You’re great and your friends all know it. They’re on call, ready and wiling to help you get over that loser who wasn’t right for you. However, right now you are stuck in the Melancholy Vortex of your breakup. It’s an uber-powerful trap that sucks you in and blinds you to all the bad, unhealthy, crapola times that were so glaring in your relationship, and it only plays back loops of the best moments, thus obliterating your sense of why it didn’t work out. It’s like A Clockwork Orange. You’re figuratively stuck in that chair with your eyes held open by those weird eyelash-curler contraptions while movies of the two of you in your happiest times flash through your brain to classical music or Coldplay. Your friends, on the other hand, are saying, “Hey there, Hot, Smart, Happening Lady, why don’t you stop strapping yourself into that chair and come sit with us?” And the reality of it is that if you don’t start actually listening to them and taking their advice, your friends will tire of you. Open your mind to what they have to say, and whatever you do, DON’T blame them for pointing out your ex’s less-than-admirable qualities, or trying to give you a reality check about your less-than-perfect relationship. That’s what they’re there for ?- to help you get up out of that chair and start moving on. In return, you need to set a time limit on how long you’re going to dwell on the past. Try setting the limit at eight weeks. If after eights weeks you still need to talk about it constantly, seek professional help and let your friends off the hook. Or talk to your dog. All the dog hears is “blah, blah, blah…” which ?- take it from us ?- is what you are starting to sound like to your friends.

But what if my friends are wrong?
Q: Dear Greg,
My boyfriend and I broke up three months ago after being together for almost four years. Even though it was a mutual decision, I’m wondering if it was the right one. My friends all think I need to get on with my life because I’ve spend my whole adult life with him (I’m three years out of college, which is where we met). They say I’ve been living in a vacuum and they’re sick of hearing about it and never really liked him that much anyway. But the more I dissect it with them, the more I think they’re wrong and just tired of hearing about it. What do you think?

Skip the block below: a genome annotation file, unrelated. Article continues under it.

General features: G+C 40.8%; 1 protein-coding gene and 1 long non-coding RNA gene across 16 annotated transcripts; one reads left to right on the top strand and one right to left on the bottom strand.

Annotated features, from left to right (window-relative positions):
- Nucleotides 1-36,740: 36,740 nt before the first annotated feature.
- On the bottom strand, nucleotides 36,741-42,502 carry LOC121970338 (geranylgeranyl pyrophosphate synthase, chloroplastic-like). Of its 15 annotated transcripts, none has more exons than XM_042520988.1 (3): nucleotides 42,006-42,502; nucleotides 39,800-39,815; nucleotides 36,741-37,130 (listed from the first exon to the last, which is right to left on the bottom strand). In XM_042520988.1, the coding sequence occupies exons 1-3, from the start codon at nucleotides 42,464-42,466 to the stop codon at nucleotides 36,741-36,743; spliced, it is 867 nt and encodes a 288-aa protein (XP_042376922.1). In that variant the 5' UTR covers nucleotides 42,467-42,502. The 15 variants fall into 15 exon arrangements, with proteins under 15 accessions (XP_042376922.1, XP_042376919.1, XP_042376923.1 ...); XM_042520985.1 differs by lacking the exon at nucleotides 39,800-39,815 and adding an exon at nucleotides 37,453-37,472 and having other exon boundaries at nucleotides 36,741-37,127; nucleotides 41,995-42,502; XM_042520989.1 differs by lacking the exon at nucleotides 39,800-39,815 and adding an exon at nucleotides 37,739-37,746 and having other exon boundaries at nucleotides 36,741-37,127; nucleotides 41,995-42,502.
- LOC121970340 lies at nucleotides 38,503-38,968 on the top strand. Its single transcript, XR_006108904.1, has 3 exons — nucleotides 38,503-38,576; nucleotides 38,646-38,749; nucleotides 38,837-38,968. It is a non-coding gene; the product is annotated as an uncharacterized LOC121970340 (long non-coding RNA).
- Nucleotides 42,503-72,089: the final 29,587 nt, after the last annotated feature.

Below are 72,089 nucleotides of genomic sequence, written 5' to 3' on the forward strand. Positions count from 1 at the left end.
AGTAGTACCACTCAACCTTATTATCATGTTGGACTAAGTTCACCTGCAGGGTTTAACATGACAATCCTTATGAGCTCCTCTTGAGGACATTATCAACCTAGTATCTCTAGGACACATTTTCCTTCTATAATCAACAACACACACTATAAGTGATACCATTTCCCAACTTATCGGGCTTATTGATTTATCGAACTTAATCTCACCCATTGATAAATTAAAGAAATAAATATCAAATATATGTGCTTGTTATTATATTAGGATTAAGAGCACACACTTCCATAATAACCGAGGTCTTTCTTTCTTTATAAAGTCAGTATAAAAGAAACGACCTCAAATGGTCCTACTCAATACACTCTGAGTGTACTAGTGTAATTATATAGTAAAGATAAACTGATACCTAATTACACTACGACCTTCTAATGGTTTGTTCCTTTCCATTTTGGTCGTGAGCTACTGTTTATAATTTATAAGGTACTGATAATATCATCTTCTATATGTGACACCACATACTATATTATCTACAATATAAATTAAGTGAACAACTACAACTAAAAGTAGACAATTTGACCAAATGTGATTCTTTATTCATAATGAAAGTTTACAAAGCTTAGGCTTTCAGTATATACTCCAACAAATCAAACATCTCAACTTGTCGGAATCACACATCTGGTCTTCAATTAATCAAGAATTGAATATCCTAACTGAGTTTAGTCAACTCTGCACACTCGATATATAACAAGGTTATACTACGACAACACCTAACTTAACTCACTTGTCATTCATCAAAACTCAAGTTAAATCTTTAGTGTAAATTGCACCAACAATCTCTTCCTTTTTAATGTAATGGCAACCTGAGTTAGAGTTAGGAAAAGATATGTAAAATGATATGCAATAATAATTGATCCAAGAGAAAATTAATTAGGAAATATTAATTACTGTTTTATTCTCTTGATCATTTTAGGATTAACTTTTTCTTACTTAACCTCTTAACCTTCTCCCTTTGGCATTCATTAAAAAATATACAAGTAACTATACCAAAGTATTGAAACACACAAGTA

Tamara

A: Dear Tamara Never Comes,
Here’s the thing people forget: You are also in a relationship with your friends. These relationships will ultimately prove to be more profound that the one you just came out of, and right now, they are certainly more important. Your friends want what’s best for you, and you need to recognize that they’ve been living through your relationship for as long as you have, because friends care about and share in each other’s lives. So accept their opinions and move on. Not only should you trust your own instincts that getting out of the relationship was the right move, but the fact that your friends are backing your decision should only make you feel better about it. You should also trust your instinct when it tells you your friends are sick of hearing about your breakup. Give it a rest and take advantage of the other great things that good friends have to offer: fun, laughter, clothes to borrow, and best of all, activities that have nothing to do with your ex.

Excerpt from It’s Called a Breakup Because It’s Broken: The Smart Girl’s Breakup Buddy, © 2005 by Greg Behrendt and Amiira Ruotola Behrendt. Used with permission from Broadway Books, an imprint of Random House.

 

Author: RJ Thomas

RJ Thomas is an International Relationship Builder. He was born in South Africa, and moved to China in 2013.